But the most important thing to remember about slatted racks is this: they have two sides, a deep side and a shallow side. The shallow side goes up. Repeat. The shallow side goes up. If you put it in upside down, the bees will draw comb into the empty space. The next time you try to reverse brood boxes, you’ll first have to cut away the comb and brood hanging off the bottom.
To prevent the total annihilation of the North Americam Honey Bee population, The EPA did what it could to stem the tide of hive death by Varroa infestation: Chemical Treatment. But in 20 years, an alternative to chemical treatment has not been approved, and little research, on the governmental level is being conducted to change this. There is a growing body of evidence that pesticides can weaken the immune systems of animals and insects, making them more vulnerable and less able to protect themselves. It has been proven that Pesticides force predictor infestations like roaches, fleas and termites to evolve and develope immune colonies to survive. If alternative methods of treatment are not researched and developed, we may be sentencing the Honey Bee and the American Produce Industry, to a slow and painful death. Link to Published Research Findings 5/01/2013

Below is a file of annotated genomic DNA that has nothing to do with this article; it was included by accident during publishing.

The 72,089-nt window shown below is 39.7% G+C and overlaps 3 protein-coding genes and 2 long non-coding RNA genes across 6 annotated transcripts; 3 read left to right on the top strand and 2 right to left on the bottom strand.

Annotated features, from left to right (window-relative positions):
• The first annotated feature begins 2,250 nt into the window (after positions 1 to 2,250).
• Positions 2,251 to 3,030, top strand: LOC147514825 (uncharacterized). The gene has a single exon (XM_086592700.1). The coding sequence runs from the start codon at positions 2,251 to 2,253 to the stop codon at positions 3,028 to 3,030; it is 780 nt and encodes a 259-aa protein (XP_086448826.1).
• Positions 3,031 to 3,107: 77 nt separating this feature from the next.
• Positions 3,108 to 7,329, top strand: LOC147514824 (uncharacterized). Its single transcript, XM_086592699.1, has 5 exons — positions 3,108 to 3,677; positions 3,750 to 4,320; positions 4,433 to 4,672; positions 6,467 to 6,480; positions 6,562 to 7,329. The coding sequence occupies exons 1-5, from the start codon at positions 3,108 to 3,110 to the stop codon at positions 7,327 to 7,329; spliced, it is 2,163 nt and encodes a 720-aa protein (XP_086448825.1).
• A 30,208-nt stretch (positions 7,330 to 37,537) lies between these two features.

Varroa destructor is an external parasitic mite that attacks honey bees Apis cerana and Apis mellifera. The disease caused by the mites is called varroatosis. Varroa destructor can only replicate in a honey bee colony. It attaches at the body of the bee and weakens the bee by sucking hemolymph. In this process RNA viruses such as the deformed wing virus (DWV) spreads to bees. A significant mite infestation will lead to the death of a honey bee colony, usually in the late autumn through early spring. The Varroa mite is the parasite with the most pronounced economic impact on the beekeeping industry. It may be a contributing factor to colony collapse disorder (CCD), as research shows it is the main factor for collapsed colonies in Ontario, Canada.
Reproduction, infection and hive mortality